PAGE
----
Friday, 26 July 2019

The #1975InheritanceAct


This epoch (three and a half horrible gobbled years) began in the weeks before Christmas 2015 and ended last Monday with a victory of sorts, in court. Though I'd call it rough justice. Very exposing, court, and open to all sorts of untruths peddled by unscrupulous people. You have to take a long hard look at yourself, while you are forced to look at them, those you hoped not to see again.

The #1975InheritanceAct, I am reliably told, was drawn to help the illegitimate children of men who died and so could no longer support them (if they ever had), so that ALL the children of the deceased benefitted and not just the 'legitimate ones.' The act was amended in 1975, interestingly, the year my stepfather entered my life. Here is the premise of my 1975 Act: 1966 - Beautiful woman (my mother) marries beautiful man (my father). Marriage is disastrous. Woman leaves with 3 children and snip! Cuts ties. Woman marries second, younger man. Middle child does not accept status quo. She is still tied. Upshot: She and her views have to go - this is executed (sometimes violently) by degrees, until, child 2 gets the message, which she eventually does when she is close to 50. 

Though her IQ is high (or was - all that recklessly high living!) she is slow to realise what the family have been and are up to. It takes a cop with a lot to gain (an acre, plus a lot of house) to launch a public Facebook attack with his wife and daughter braying from the sidelines, and the silent complicity of The Family to make her go. Why? A bolt from the blue prize has arrived by death courier, courtesy of the woman's uncle and grandmother. A mere year later, death comes calling again and the prize passes on to one not intended by the uncle to inherit: The Stepfather pockets the cash and sells the property to the Machiavellian one. Did Machiavelli wear pink and lilac suits? Do lies smell of roses? Was his testimony like pink icing on a gently rotting cake? Did he eat all of it?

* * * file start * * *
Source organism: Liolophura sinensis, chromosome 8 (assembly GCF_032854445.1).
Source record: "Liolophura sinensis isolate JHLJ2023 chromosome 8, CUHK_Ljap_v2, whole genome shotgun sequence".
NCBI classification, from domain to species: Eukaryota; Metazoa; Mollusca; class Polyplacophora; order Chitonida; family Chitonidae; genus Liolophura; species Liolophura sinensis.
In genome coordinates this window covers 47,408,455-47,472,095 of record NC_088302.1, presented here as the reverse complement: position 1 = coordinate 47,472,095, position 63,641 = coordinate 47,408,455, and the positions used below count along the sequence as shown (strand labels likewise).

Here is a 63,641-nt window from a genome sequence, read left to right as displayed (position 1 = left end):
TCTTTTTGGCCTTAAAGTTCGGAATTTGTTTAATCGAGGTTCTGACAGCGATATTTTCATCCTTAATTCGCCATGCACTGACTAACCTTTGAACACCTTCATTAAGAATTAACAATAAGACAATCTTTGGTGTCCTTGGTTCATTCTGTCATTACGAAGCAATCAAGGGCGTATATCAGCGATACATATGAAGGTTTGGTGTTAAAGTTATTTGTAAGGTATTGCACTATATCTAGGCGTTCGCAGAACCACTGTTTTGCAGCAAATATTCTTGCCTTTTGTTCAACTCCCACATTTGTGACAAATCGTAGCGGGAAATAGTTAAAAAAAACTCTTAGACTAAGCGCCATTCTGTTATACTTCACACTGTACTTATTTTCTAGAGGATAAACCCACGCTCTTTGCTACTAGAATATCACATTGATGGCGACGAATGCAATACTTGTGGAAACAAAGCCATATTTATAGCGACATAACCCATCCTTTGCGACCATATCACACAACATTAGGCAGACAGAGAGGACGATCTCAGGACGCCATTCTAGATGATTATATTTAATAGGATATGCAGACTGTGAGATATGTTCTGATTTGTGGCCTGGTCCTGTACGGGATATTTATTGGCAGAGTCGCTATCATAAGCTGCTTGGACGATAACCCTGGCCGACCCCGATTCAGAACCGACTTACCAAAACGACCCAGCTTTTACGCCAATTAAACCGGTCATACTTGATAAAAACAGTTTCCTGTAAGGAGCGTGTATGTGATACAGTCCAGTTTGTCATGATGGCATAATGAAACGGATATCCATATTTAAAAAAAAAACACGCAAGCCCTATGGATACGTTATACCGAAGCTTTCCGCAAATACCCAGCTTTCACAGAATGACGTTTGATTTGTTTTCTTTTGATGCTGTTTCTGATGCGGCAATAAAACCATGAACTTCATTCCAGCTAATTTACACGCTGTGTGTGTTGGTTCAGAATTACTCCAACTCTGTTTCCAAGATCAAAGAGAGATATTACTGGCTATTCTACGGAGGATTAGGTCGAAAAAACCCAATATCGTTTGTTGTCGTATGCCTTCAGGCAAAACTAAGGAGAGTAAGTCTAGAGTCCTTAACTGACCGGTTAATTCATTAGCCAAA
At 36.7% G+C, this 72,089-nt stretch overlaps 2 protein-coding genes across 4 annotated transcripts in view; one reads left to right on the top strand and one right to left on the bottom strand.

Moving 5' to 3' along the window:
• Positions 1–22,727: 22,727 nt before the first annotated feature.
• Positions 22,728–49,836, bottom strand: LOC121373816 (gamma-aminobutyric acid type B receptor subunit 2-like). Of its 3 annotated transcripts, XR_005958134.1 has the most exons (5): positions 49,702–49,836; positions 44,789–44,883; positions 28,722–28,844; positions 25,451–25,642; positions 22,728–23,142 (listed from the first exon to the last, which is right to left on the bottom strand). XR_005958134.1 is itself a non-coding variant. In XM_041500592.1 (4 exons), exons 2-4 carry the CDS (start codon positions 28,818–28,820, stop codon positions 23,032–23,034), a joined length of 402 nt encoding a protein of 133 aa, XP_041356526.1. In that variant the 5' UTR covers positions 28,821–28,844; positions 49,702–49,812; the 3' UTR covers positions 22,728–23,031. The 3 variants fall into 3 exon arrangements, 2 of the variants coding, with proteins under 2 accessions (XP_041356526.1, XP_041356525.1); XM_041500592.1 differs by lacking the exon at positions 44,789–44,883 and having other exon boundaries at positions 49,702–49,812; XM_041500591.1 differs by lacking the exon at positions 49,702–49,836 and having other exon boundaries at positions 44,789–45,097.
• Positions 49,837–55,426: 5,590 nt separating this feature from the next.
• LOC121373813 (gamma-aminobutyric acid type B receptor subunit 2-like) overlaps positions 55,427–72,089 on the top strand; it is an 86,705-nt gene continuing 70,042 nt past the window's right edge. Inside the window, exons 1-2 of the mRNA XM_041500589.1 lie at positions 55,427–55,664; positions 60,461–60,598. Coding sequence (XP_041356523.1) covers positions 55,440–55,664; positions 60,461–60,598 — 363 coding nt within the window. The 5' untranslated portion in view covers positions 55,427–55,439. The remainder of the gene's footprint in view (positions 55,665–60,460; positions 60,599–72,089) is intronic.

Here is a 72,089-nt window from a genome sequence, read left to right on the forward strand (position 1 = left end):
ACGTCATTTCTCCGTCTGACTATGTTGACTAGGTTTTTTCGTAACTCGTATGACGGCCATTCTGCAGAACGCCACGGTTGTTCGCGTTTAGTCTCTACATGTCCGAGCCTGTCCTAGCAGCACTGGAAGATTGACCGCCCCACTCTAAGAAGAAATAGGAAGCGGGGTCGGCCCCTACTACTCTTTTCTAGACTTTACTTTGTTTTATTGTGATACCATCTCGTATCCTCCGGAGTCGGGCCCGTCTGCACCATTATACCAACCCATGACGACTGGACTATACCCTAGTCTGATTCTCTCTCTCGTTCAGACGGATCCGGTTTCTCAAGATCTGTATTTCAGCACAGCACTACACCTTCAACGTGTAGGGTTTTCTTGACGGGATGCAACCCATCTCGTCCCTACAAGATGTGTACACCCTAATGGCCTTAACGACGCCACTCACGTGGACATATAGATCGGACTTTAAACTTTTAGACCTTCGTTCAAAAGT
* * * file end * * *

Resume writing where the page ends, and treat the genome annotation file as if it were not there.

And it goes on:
Part 2 Tomorrow

Sunday, 14 April 2019

Pond-err-ing the #Waitrose #Ducks


I’m still pondering – pond – erring? The Waitrose racist duck incident. My first reaction was how absurd, it’s a bird – a duck even. The other ducks are plain brown (named Crispy, presumably for its crispy centre?). The white one, is Fluffy for reasons, I imagine, that have gone before. The ‘racist’ duck is dark chocolate with pink splashes. This is the dodgy duck, according to members of the public that took to Twitter, tried Waitrose, found them quacking, I mean lacking, and had them punished: Waitrose had to take down the labelling and apologise – cue the stocks and the rotten tomatoes and the thought police. But is Waitrose racist? What were there intentions? Do they have an agenda to infect the minds of the public or were their intentions innocent – in which case, should they be tried by a sector of the public, found to be guilty and punished? This ‘reds under the beds’ mentality worries me. The road watched over by big brother is littered with innocents.